Wednesday, January 23, 2013
Some estate planning attorneys believe that the passage of the American Taxpayer Relief Tax Act of 2012 (ATRA) marked the end of an era. The new law made the $5 million unified credit permanent, solving most of the uncertainty that has shadowed estate planning for the past decade. The uncertainty and the possibility of the unified credit decreasing created a lucrative business for estate planners. Many taxpayers rushed to take advantage of what many considered to be a once in a lifetime offer, and lawyers worked overtime to fill that order. Now that's over. With the unified credit set at $5.25 million (after the adjustment for inflation), almost no one has to worry about the estate tax. That means that the once lucrative business is over, and attorneys in this field will probably need to re-adjust. In addition, some attorneys are beginning to feel the backlash from clients who are concerned that they gave too much in their haste to take advantage of high unified credit. Soon, attorneys will begin the process of filing gift tax returns for the past year. With all of gifting that occurred at the end of the year, it is certain that by IRS audits of those returns will likely turn up some interesting techniques that attorneys used to pack more into the unified credit. We shall see what the future holds for our profession as we move into 2013.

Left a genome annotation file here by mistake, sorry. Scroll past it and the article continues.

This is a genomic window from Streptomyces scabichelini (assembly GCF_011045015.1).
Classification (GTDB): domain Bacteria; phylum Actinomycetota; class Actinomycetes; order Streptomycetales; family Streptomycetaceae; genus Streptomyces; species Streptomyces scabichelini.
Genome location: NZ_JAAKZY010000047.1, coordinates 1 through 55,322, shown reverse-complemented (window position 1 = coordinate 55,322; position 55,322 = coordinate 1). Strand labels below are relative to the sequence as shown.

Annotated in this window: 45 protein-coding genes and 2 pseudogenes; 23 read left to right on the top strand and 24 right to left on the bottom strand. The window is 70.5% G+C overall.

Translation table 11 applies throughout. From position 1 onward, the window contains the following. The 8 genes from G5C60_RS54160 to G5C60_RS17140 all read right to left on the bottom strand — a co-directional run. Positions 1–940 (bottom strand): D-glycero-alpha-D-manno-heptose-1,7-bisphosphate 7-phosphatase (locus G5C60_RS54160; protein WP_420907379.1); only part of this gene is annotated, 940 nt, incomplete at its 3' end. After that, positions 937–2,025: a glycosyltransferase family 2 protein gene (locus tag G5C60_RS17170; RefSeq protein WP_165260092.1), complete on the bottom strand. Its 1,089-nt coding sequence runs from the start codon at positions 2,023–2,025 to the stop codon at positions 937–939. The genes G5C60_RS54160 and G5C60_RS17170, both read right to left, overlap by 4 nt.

See Deborah L. Jacobs, Morphing Into The New Age of Estate Planning, Forbes, Jan. 15, 2013.
Special thanks to Jim Hillhouse (Professional Legal Marketing (PLM, Inc.)) for bringing this article to my attention.